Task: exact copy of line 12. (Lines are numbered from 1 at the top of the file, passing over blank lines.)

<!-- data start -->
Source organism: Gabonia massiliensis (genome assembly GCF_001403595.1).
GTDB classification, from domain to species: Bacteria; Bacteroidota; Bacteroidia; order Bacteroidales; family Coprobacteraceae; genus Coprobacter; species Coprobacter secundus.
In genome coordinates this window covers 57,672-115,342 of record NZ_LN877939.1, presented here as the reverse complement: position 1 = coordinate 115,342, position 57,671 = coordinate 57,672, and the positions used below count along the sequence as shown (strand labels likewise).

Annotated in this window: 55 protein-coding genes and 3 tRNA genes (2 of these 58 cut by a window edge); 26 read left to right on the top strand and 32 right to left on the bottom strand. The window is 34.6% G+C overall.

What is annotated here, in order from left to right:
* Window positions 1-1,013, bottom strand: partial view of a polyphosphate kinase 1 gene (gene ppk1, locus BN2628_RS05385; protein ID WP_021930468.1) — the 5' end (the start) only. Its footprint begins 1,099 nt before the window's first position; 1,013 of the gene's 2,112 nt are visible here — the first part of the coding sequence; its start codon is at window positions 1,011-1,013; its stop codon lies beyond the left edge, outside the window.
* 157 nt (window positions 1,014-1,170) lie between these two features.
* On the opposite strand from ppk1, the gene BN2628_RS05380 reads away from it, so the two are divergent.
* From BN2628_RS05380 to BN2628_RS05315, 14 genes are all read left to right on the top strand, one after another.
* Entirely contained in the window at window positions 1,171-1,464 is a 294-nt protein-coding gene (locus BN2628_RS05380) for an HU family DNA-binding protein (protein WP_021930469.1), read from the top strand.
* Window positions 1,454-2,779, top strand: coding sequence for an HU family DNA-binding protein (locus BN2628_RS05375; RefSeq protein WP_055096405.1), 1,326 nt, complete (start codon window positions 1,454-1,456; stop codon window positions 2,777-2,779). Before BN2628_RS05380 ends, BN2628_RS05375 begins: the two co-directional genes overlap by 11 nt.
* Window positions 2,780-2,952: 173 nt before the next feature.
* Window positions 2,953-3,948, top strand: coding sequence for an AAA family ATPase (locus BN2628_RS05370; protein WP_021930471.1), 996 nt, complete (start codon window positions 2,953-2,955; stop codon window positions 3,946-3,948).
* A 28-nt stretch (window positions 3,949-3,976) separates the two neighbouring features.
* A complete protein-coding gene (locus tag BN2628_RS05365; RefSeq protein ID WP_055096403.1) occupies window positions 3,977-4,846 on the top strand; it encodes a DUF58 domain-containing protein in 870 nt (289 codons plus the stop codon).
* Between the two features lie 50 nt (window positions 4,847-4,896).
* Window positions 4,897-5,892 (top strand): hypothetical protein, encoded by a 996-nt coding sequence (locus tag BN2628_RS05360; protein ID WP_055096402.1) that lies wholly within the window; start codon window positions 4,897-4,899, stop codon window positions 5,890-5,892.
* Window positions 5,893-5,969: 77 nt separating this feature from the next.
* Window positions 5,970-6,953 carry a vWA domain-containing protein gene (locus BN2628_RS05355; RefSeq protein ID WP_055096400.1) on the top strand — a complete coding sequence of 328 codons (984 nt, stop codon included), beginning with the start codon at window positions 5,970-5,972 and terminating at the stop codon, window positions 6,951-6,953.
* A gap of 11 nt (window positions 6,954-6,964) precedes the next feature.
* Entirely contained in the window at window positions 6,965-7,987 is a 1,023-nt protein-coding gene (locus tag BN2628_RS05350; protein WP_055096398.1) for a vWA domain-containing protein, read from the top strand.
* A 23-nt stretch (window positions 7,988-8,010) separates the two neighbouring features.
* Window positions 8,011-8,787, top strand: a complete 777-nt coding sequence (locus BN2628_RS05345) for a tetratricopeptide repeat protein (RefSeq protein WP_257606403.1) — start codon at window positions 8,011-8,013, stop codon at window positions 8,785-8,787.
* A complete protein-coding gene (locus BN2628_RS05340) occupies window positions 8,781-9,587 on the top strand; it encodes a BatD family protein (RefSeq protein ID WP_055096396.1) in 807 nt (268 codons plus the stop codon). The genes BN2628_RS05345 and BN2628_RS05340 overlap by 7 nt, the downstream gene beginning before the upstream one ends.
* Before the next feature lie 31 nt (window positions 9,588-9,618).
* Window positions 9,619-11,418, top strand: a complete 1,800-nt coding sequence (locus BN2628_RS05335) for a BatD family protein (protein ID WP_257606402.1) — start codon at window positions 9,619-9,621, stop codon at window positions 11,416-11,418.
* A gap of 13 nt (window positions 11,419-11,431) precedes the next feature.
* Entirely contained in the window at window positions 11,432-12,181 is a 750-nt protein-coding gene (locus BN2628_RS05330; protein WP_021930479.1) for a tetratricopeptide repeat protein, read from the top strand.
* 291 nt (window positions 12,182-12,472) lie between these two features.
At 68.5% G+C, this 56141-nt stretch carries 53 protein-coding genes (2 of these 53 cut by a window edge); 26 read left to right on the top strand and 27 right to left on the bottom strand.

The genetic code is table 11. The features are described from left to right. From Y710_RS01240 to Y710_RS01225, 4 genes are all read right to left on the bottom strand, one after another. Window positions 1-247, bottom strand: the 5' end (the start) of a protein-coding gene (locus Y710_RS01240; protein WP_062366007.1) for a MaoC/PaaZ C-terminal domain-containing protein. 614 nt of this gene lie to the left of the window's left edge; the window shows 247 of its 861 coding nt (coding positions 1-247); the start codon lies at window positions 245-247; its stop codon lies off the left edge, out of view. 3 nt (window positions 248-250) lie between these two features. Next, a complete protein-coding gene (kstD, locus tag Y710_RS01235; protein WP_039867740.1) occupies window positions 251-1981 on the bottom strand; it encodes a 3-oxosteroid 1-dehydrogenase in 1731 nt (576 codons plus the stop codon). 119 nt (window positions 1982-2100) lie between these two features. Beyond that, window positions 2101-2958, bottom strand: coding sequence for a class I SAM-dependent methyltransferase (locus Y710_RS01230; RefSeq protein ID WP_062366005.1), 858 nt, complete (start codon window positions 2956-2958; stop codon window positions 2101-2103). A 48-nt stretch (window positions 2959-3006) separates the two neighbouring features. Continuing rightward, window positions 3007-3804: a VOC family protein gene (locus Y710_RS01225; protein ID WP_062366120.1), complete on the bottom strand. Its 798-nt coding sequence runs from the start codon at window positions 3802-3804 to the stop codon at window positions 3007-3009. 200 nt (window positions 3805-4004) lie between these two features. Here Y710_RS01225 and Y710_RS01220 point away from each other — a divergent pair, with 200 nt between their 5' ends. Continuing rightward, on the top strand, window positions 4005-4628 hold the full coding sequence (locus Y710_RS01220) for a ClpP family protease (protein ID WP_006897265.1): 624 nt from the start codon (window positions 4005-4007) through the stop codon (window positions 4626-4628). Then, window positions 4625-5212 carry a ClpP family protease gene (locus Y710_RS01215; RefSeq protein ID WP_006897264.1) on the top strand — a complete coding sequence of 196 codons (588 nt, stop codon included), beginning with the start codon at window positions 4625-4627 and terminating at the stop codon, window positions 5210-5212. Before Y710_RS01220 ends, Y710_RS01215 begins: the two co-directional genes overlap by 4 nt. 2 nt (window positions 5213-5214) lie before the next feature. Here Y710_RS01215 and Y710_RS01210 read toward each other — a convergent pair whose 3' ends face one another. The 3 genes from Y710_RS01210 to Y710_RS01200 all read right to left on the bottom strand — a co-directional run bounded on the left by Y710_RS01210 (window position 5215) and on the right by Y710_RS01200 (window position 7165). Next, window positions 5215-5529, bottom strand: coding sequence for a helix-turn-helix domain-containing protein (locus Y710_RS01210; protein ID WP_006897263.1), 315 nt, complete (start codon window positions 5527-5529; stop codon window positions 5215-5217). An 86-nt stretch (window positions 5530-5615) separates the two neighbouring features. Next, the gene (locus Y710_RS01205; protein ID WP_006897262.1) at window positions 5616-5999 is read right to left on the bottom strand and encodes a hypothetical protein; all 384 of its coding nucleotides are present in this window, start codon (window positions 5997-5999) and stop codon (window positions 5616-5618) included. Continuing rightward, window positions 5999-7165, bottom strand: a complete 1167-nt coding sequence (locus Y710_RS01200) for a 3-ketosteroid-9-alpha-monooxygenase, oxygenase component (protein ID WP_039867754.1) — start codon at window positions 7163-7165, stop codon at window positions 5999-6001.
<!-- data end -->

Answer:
* Window positions 2,780-2,952: 173 nt before the next feature.